Perdue’s Democratic opponent in the Senate race, Jon Ossoff tweeted that Perdue “mocked” Harris’ name, and added: “We are so much better than this.”
John Burke, Perdue’s campaign communications director, claimed in a statement that he “simply mispronounced Senator Harris’ name, and he didn’t mean anything by it.”
“He was making an argument against the radical socialist agenda that she and her endorsed candidate Jon Ossoff are pushing, which includes the Green New Deal, Medicare-for-all, raising taxes, and holding up COVID relief for the people of Georgia,” Burke said.
Harris is the first Black and South Asian-American woman to be on the ticket as vice president in U.S. history.
Perdue spoke in the warm-up before Trump took the stage for a rally speech that lasted about an hour and 45 minutes.
Nikema Williams, Democratic Party of Georgia chairwoman, criticized Perdue, calling the mispronunciation intentional.
“Senator Perdue’s intentionally disrespectful mispronunciation of Senator Harris’s name is a bigoted and racist tactic straight from President Trump’s handbook,” she said. “He owes Georgians an apology for his offensive display.”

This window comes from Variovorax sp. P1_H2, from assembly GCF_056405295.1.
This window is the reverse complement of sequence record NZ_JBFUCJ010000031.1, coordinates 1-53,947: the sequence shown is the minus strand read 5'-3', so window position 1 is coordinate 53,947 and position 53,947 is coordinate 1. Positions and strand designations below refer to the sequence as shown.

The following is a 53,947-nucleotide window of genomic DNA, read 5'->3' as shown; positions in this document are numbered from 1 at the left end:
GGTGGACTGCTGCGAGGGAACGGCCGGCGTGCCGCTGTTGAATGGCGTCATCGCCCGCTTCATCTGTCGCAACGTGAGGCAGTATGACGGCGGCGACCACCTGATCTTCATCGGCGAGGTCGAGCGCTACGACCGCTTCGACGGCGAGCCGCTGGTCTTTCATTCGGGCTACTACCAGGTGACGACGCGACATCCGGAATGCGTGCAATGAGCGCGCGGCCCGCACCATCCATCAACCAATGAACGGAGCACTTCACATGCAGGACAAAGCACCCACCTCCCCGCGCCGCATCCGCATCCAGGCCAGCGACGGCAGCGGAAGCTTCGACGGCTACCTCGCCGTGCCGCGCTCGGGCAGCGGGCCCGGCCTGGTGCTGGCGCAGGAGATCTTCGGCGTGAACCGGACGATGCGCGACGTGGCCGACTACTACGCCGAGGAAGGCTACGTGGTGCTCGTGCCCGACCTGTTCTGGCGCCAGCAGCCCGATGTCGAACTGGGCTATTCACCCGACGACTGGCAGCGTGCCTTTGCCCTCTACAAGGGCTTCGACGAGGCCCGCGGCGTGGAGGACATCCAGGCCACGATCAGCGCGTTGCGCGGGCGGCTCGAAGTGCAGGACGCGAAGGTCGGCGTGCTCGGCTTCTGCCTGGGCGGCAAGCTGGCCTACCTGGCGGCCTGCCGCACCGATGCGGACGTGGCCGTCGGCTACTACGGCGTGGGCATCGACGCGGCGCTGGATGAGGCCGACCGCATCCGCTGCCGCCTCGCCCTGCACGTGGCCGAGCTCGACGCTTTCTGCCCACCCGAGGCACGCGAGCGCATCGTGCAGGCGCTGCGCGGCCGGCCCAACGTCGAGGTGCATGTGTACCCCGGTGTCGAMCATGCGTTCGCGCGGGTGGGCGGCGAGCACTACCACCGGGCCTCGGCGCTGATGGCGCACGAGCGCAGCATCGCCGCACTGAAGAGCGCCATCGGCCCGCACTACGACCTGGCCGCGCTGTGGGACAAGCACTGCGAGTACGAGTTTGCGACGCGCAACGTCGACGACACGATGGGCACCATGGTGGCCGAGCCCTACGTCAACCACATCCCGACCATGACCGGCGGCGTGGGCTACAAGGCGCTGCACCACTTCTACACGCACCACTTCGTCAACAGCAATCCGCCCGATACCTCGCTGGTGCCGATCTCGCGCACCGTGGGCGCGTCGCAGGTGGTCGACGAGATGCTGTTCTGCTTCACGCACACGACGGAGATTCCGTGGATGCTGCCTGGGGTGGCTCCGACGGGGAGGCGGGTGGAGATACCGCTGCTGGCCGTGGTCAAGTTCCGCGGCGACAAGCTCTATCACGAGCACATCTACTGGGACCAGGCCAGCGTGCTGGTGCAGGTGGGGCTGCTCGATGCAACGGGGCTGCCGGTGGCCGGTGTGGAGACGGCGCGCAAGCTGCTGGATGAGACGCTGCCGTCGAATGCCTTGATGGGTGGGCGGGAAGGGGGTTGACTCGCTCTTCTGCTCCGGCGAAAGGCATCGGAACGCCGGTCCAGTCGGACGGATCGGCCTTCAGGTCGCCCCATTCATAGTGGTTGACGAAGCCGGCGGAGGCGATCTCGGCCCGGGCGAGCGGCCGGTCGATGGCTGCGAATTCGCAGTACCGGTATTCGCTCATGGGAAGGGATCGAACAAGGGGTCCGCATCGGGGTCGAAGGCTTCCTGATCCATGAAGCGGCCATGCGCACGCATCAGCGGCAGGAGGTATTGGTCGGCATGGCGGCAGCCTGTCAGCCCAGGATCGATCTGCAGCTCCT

Perdue in July faced criticism for a digital campaign ad featuring a manipulated picture of Ossoff, who is Jewish, with an enlarged nose.
The ad was taken down. A spokeswoman for Perdue said in a statement at the time that it was it an “unintentional error” by an outside vendor, without naming the vendor, The Associated Press reported.
Ossoff appeared to refer to that in his tweet condemning Perdue’s statements on Harris’ name, referring to the him as “GOP Sen. David Perdue of anti-Semitic attack ad infamy.”
When the ad was taken down the Perdue spokeswoman said that “Anybody who implies that this was anything other than an inadvertent error is intentionally misrepresenting Senator Perdue’s strong and consistent record of standing firmly against anti-Semitism and all forms of hate.”